The dancing girls of Lahore inhabit the Diamond Market in the shadow of a great mosque. The twenty-first century goes on outside the walls of this ancient quarter but scarcely registers within. Though their trade can be described with accuracy as prostitution, the dancing girls have an illustrious history: Beloved by emperors and nawabs, their sophisticated art encompassed the best of Mughal culture. The modern-day Bollywood aesthetic, with its love of gaudy spectacle, music, and dance, is their distant legacy. But the life of the pampered courtesan is not the one now being lived by Maha and her three girls. What they do is forbidden by Islam, though tolerated; but they are gandi, "unclean," and Maha's daughters, like her, are born into the business and will not leave it.
Sociologist Louise Brown spent four years in the most intimate study of the family life of a Lahori dancing girl. With beautiful understatement, she turns a novelist's eye on a true story that beggars the imagination. Maha, a classically trained dancer of exquisite grace, had her virginity sold to a powerful Arab sheikh at the age of twelve; when her own daughter Nena comes of age and Maha cannot bring in the money she once did, she faces a terrible decision as the agents of the sheikh come calling once more.
|Product dimensions:||6.00(w) x 9.00(h) x 1.05(d)|
About the Author
Louise Brown is an academic at Birmingham University, England, and the author of several books on Asia. She frequently returns to Lahore, Pakistan.
Date of Birth:June 1, 1963
Place of Birth:Stone, Staffordshire, England
Education:B.A. Honors in Medieval and Modern History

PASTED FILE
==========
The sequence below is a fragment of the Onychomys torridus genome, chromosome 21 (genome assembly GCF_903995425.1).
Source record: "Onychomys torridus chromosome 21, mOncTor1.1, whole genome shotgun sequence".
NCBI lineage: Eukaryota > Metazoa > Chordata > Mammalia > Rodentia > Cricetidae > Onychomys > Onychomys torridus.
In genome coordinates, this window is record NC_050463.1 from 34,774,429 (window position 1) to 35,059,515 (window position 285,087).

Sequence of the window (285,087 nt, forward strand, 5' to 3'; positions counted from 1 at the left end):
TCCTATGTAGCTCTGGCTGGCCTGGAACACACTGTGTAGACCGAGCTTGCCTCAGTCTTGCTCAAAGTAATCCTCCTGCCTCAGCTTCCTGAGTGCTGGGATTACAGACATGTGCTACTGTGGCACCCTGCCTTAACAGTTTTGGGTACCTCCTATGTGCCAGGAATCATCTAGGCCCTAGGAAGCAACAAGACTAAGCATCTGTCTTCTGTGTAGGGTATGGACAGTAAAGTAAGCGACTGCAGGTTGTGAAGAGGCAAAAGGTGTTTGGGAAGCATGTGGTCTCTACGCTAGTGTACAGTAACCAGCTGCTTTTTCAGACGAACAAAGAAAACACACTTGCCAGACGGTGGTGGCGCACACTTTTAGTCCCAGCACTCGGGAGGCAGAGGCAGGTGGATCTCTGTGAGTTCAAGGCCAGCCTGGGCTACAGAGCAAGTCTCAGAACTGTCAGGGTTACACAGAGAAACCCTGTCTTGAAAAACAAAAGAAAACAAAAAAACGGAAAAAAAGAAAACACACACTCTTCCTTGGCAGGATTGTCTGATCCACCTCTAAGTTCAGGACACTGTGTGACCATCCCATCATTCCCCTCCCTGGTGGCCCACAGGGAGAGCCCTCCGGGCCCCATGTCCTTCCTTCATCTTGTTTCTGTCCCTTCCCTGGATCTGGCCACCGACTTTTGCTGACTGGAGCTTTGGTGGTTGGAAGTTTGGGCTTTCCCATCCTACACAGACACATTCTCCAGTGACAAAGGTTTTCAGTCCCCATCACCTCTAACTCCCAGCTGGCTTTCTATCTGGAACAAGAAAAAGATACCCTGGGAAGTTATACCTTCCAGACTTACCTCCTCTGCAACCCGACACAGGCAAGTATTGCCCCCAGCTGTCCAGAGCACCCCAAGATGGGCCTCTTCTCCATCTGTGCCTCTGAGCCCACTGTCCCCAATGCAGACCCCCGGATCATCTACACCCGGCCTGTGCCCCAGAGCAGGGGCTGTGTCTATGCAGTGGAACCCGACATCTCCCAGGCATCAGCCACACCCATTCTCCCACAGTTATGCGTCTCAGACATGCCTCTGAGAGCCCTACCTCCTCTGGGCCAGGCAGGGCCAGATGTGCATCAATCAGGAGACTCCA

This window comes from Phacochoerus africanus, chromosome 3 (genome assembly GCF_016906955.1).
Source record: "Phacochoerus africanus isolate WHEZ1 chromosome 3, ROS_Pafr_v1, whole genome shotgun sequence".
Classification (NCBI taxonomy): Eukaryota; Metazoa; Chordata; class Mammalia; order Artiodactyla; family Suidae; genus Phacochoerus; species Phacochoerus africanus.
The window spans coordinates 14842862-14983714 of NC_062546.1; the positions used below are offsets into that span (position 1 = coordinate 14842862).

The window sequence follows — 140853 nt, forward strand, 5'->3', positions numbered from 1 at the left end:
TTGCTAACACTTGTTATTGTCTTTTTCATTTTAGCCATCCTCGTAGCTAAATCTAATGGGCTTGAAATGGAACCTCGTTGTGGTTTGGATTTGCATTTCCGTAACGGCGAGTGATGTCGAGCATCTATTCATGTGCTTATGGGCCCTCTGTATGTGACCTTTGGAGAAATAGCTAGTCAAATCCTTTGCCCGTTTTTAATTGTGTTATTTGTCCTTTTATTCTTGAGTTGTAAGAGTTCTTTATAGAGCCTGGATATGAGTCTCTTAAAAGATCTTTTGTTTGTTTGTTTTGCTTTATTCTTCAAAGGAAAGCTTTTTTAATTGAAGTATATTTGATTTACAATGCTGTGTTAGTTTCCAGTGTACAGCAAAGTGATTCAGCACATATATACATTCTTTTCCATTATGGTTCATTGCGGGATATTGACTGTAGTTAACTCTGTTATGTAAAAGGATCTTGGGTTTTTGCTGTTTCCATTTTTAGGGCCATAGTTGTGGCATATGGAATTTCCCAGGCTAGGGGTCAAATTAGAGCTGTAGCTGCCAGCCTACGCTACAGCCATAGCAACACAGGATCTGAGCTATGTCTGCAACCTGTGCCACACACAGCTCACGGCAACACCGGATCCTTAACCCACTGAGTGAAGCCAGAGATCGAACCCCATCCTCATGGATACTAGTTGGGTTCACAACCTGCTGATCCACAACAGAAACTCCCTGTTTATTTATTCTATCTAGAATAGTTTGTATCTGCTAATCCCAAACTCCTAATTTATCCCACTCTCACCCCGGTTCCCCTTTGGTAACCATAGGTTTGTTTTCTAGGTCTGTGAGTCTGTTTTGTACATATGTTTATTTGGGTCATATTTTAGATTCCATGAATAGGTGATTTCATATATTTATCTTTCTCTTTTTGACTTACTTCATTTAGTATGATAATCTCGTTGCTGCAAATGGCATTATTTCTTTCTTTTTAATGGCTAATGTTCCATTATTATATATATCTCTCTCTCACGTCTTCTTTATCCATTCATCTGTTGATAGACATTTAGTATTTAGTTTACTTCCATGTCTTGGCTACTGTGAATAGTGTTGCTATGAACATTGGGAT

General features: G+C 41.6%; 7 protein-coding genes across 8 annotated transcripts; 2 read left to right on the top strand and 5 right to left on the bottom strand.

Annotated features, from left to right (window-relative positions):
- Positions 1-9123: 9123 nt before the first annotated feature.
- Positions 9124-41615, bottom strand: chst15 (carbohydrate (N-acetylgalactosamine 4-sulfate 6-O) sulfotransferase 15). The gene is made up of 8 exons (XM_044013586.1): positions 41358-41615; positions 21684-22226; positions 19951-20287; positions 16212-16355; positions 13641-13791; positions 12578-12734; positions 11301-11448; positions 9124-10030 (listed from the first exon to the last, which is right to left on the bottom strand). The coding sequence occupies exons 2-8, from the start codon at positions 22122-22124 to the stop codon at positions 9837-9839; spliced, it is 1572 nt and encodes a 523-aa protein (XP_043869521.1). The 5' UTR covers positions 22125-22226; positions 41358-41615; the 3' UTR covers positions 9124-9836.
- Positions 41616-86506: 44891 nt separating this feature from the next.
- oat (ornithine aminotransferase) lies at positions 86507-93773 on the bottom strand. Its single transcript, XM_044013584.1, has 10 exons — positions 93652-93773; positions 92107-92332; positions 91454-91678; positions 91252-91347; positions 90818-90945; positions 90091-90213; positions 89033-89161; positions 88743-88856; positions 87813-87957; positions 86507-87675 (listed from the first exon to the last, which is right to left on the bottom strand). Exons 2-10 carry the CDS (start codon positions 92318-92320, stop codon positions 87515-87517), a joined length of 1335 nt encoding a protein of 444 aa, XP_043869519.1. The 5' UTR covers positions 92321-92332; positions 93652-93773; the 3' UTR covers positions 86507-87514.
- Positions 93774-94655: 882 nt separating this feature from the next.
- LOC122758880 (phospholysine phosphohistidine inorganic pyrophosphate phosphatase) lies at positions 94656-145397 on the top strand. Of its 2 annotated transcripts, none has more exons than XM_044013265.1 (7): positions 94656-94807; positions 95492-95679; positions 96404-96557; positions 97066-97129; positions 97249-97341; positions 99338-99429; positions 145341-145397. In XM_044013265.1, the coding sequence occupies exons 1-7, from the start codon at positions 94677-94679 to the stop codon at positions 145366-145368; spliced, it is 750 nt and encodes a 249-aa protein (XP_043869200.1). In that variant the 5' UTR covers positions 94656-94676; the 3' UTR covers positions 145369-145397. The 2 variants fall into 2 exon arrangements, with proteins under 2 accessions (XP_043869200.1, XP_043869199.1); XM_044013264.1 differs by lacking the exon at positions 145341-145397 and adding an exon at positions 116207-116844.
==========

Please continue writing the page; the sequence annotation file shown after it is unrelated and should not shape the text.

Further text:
Read an Excerpt
"We Were Artists . . . Not Gandi Kanjri"
(Hot Season: April - June 2000)
Most Helpful Customer Reviews
This book gives a very good in depth view of the lives of the men and women who live in the Lahore red light district. Although the lives of most that we meet are sad and inescapable it helps us to gain insight into other parts of the world. I really enjoyed the book.
This book provided a very real snap shot into the lives of the women in Lahore's red light district. Very real and honest. It was also a very interesting glance into the practices and beliefs of Muslims in Pakistan. My only complaint is that I felt the heart of the book took place in the end. I found myself wanting to hear more about the adult lives of the main character's daughters. But I also realize this book was primarily intended for academic research, not entertainment, and since it is non-fiction, their story is still unfolding. Perhaps a sequel.....
Rather than being simply a collection of statistics and essays about prostitution or women's disempowerment, this book takes the reader right into the heart of one family's experience. Louise Brown lives for several years in Heera Mandi, particularly with one woman, "Maha," and her family. Brown eats their food, attends their parties, participates in their religious festivals, and sees the children grow older---and, sadly, sees the generationl cycle of prostitution carrying itself on in the maturing children. There are also fascinating sojourns with other people in Heera Mandi, including other prostitutes, pimps, an artist, and a family of Christian street-sweepers.The book does an excellent job of describing and evoking the sights, sounds and smells of Heera Mandi and elsewhere, and of bringing the people and places to vivid life. As well, Brown admirably portrays the people therein not as faceless caricatures or pitiable Third-World statistics, but as living humans with dignity and worth, humans who sometimes show great resilience in adapting to or resisting the often bleak circumstances into which they are born.It is a book that is as moving as it is informative.
Dancing Girls is a little too long but well written. Brown from England, lives in the Pleasure District for weeks at a time. This can be very painful reading, very young girls are raised to be prostitutes, neglect and abuse are rampant. But I am curious as to how and why Brown (an academic) can leave her own daughters back in England.